“There is cow’s blood in this roll,” said our friend, Maija Riihijarvi-Samuel, as she picked up a piece of flat rye bread that strongly resembled Middle Eastern pita.

“In a cold country, it’s important to use everything, and blood gives us iron and vitamins to help us survive the harsh winters.”

We were having dinner in Helsinki’s Finnish Cuisine restaurant, a modern room done in soft blue colors and blond woods that reflected the simplicity and grace of Finnish design.

“For more than 2,000 years Finland has been a marketplace between East and West,” said Riihijarvi-Samuel, who is director of the Martha Organization, a society of Finnish women in home economics.

“Our fur trade was always strong. Back in the days of the old Silk Road we had cultural influences from as far away as Indonesia. So Finnish cuisine is a mixture of influences from the East and the West.”

Riihijarvi-Samuel also pointed out the seasonal nature of Finnish food. Crayfish, for instance, are eagerly anticipated each July, and turbot, a winter-spawning fish, is devoured with delight in January.

The fall hunting season brings such game as hare, venison, reindeer, elk and bear, and in the summer cauliflower, cabbage, onion, potatoes and turnips flourish, along with salmon, whitefish, rainbow trout, herring and more kinds of wild berries than you can count.

The Finnish Cuisine restaurant specializes in presenting traditional dishes from various regions of Finland.

Sauna-cured bear in pastry and egg butter comes from Karelia, a region in the southeast known for its baked goods, and roast snow grouse with rowanberry sauce is from Lapland in the north.

Cold beet-root soup and juniper-flavored reindeer fillets are also served, and for dessert, there’s berry kissel, an 18th-Century dish of stewed, strained berries thickened with potato flour.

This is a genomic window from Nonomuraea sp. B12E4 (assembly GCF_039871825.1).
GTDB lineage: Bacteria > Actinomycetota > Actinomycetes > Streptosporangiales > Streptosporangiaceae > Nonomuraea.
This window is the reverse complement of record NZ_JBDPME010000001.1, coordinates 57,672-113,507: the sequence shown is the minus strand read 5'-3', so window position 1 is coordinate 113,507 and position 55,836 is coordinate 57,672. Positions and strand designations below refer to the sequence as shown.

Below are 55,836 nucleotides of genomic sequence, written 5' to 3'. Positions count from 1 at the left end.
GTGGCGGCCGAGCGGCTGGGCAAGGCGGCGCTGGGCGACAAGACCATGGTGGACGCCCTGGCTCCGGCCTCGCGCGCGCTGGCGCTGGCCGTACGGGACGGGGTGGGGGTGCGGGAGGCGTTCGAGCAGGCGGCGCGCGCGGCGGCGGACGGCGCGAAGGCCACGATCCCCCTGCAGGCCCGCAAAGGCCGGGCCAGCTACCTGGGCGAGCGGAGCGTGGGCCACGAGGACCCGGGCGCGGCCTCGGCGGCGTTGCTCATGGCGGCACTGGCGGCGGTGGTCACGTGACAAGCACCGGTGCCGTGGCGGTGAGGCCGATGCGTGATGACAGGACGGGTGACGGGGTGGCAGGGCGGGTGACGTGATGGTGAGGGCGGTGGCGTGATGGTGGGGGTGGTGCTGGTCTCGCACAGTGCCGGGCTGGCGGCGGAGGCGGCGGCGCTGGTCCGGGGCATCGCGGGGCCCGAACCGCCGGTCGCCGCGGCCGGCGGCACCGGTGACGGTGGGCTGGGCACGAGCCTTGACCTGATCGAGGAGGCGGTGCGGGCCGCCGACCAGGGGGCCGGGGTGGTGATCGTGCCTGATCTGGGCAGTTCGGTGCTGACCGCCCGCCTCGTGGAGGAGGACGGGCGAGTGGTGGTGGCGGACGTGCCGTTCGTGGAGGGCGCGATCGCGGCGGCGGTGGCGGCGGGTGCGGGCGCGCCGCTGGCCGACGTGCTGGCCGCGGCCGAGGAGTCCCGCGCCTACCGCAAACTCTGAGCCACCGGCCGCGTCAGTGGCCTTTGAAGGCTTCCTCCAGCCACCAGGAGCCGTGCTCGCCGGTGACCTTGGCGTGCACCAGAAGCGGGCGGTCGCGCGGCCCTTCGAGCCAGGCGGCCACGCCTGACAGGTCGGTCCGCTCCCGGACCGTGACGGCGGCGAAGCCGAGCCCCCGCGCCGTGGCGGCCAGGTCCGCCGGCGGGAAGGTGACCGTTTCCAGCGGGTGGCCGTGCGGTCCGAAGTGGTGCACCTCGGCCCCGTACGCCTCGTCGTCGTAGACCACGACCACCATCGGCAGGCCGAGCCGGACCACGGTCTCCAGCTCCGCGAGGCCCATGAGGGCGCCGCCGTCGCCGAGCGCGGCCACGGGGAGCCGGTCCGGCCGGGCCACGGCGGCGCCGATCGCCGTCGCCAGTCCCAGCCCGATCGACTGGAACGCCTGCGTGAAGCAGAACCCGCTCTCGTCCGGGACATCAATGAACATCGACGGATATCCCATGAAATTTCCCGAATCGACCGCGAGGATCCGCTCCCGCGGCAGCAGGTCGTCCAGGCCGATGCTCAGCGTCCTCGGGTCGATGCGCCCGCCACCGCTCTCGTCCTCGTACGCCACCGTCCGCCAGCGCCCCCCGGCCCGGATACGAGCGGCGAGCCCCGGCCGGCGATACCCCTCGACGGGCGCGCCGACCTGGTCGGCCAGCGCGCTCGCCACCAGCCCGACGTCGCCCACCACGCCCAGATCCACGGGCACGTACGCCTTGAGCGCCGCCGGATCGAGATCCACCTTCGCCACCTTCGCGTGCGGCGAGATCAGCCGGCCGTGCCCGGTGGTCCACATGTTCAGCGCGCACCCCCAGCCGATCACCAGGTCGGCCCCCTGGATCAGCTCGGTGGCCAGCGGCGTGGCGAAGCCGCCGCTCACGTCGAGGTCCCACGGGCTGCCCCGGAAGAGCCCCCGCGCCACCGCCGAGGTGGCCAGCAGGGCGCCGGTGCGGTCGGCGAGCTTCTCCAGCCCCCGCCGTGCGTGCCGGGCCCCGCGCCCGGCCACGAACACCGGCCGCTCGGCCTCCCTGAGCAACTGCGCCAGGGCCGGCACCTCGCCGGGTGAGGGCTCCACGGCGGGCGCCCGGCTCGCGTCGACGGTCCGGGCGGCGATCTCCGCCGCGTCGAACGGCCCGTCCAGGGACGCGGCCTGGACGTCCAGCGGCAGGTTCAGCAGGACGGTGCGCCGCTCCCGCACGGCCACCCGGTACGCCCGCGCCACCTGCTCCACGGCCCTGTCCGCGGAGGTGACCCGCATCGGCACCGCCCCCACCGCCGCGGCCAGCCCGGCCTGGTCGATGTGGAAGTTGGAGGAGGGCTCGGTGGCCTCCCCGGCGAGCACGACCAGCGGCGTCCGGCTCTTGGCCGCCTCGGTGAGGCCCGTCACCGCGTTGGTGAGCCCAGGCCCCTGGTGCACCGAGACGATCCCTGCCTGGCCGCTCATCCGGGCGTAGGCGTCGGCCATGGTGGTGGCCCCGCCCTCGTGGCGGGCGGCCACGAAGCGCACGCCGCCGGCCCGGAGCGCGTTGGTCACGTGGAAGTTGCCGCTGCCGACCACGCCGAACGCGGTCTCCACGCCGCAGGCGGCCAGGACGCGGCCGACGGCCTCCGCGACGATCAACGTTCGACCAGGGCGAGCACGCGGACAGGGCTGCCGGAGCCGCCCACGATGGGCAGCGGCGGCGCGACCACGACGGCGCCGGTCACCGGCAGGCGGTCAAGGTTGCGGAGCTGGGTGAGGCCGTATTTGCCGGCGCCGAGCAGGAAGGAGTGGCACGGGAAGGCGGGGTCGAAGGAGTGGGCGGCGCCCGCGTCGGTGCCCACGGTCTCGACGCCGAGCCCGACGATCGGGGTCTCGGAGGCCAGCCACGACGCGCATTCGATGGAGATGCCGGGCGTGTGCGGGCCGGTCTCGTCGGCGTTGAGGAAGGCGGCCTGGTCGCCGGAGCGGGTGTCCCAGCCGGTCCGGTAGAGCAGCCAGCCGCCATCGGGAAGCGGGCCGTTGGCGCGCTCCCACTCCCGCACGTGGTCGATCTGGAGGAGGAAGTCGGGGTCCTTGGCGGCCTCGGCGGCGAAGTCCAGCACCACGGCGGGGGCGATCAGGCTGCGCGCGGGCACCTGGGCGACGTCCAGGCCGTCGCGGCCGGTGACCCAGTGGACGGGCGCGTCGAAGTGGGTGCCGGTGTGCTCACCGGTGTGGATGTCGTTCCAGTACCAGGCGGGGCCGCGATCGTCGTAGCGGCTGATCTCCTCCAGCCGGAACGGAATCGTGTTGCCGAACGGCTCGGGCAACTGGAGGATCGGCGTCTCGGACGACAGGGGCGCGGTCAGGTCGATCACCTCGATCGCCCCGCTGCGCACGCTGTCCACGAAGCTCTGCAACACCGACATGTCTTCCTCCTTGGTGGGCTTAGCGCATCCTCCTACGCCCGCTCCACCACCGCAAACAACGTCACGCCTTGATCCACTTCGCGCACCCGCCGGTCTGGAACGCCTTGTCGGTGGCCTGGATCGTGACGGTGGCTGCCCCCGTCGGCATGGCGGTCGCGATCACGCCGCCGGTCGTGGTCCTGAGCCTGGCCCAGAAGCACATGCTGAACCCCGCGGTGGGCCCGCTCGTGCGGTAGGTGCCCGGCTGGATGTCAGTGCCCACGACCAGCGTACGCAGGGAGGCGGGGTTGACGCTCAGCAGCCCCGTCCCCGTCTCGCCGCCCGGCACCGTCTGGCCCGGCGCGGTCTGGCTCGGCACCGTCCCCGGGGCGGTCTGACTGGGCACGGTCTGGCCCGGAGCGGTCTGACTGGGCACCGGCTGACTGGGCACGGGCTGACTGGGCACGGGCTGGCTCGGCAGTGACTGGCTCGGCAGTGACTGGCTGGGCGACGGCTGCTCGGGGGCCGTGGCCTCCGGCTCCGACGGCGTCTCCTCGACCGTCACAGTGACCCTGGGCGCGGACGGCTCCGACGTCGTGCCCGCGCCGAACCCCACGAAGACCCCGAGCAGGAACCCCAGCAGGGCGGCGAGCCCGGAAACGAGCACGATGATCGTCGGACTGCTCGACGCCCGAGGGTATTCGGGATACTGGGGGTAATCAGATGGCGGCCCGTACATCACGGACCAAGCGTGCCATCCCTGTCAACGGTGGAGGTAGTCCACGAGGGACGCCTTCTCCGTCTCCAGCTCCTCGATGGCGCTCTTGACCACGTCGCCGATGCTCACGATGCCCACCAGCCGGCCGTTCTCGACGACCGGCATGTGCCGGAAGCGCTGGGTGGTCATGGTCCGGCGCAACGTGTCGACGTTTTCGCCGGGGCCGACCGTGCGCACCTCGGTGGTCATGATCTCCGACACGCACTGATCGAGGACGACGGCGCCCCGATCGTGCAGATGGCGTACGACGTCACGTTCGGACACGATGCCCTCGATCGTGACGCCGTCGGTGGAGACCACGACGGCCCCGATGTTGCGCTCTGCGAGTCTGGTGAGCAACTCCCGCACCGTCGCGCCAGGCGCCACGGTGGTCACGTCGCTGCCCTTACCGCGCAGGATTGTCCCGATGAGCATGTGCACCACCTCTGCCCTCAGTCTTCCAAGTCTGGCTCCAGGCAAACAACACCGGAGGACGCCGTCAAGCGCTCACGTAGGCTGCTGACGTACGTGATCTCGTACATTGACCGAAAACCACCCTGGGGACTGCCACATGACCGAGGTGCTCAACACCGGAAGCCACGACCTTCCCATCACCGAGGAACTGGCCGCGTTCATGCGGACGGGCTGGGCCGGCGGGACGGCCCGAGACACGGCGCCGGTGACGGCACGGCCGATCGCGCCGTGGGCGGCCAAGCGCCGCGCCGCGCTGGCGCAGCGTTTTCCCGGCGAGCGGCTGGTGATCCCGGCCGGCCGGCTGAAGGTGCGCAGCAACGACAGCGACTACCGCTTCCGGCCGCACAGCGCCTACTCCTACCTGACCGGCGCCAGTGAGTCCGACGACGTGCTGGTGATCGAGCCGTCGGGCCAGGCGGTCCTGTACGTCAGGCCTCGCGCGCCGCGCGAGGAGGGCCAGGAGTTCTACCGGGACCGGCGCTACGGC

A three-course meal costs about 200 Finnish marks (about $53 U.S.) per person, without wine. (The wines served in Finland are mostly French and German, although there are some very pleasant local wines made from currants.)

“The Western influence on Finnish cuisine comes mostly from Sweden, because we were under Swedish rule for 700 years,” Riihijarvi-Samuel told us as we left the restaurant. “And the eastern influence comes largely from Russia--we were a Grand Duchy for about 100 years. Russian cuisine, of course, was heavily influenced by the French.”

With that in mind, we decided to try the newest--and in our opinion, the best--Russian restaurant in town, Alexander Nevski.

The interior evokes an elegant, turn-of-the-century Russian manor house, with floors of glass-like green marble and pillars. Chef Hariton Ivanovits learned cooking from his mother, who moved to Finland from Russia at the time of the Russian Revolution.

We sat at a formal table set with white linen and a gilt candelabrum and sampled braised mushrooms fragrant with sour cream, pepper and spices served in small silver cups.

For the main course we ordered a Ukrainian dish--cabbage rolls stuffed with veal, cucumber, barley and a little garlic, and cooked in a sour cream sauce.

The waitress brought in huge, steaming clay pots crowned with golden clouds of pastry.

She cut open the tops and the aroma of spices and vegetables escaped into the room it was a fragrance to whet the most jaded appetite.

The taste was equally satisfying, the flavors of the various ingredients melting into the sour cream sauce without losing their individual character. Dessert was a pastry swan filled with cranberry sherbet and decorated with whipped cream.

Russian tea was served in a glass with raspberry jam. Meals at Alexander Nevski cost about 160 Finnish marks (about $45 U.S.) per person, without wine.

The influences of French cuisine are in such restaurants as the Palace Gourmet, on the ninth floor of the Palace Hotel overlooking Helsinki’s harbor.

It’s the first, and so far the only restaurant in Finland to have a Michelin star, which was awarded last year. The room has a comfortable, contemporary feel, and the creations of chef Fero Makela are memorable.

We began with a crayfish bisque, intensely flavored, and served with crusty poppy seed rolls.

Next came a salmon that had been lightly smoked, served over forest mushrooms and in a sabayon sauce with juniper berries. The salmon had a delicate, only slightly smoky taste, and the sauce was light.